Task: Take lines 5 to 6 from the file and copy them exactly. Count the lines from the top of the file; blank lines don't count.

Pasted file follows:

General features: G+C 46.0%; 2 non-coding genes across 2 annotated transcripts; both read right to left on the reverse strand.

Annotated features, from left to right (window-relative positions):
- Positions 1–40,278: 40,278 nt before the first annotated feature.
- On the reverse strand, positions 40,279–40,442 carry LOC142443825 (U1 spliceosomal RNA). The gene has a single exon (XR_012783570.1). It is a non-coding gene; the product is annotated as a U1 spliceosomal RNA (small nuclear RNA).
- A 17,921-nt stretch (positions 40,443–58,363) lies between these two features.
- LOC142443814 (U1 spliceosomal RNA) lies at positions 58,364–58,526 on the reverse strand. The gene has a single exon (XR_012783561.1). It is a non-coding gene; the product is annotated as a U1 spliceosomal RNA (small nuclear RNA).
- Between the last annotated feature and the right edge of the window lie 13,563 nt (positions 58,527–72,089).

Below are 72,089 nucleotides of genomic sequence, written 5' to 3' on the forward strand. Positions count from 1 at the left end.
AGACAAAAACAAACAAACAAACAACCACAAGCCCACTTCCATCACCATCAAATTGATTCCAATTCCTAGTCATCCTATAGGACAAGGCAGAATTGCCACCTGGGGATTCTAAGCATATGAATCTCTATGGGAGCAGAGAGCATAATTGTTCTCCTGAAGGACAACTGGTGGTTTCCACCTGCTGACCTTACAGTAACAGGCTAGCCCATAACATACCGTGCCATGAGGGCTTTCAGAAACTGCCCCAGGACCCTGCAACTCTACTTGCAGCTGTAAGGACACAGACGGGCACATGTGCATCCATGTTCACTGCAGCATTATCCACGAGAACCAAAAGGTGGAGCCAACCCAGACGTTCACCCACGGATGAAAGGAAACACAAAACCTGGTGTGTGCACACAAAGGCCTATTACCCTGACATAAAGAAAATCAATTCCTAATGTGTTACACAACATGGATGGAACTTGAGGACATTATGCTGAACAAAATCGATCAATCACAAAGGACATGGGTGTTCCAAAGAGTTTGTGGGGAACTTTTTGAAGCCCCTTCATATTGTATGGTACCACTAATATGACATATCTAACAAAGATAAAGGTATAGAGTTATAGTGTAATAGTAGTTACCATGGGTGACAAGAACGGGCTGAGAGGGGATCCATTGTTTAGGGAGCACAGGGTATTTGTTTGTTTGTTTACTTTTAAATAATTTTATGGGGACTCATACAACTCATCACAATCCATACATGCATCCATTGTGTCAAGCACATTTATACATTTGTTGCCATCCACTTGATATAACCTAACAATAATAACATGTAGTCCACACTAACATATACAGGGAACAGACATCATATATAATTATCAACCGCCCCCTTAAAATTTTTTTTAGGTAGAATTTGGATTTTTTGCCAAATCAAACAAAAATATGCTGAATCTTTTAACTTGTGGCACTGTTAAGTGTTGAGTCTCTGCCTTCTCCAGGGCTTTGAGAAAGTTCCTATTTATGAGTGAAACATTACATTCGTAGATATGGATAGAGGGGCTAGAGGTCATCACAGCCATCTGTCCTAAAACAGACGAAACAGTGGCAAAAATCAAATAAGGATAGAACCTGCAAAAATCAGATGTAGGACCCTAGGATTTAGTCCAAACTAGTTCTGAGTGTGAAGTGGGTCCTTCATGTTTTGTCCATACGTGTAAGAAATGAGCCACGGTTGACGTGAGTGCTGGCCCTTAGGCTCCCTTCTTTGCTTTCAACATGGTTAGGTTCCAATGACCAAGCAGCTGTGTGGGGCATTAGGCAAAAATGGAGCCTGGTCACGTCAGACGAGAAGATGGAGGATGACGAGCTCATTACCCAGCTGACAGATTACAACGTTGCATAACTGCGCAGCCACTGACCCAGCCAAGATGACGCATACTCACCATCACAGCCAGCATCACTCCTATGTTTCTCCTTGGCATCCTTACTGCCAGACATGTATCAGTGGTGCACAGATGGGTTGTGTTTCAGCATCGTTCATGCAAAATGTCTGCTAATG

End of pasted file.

- A 17,921-nt stretch (positions 40,443–58,363) lies between these two features.
- LOC142443814 (U1 spliceosomal RNA) lies at positions 58,364–58,526 on the reverse strand. The gene has a single exon (XR_012783561.1). It is a non-coding gene; the product is annotated as a U1 spliceosomal RNA (small nuclear RNA).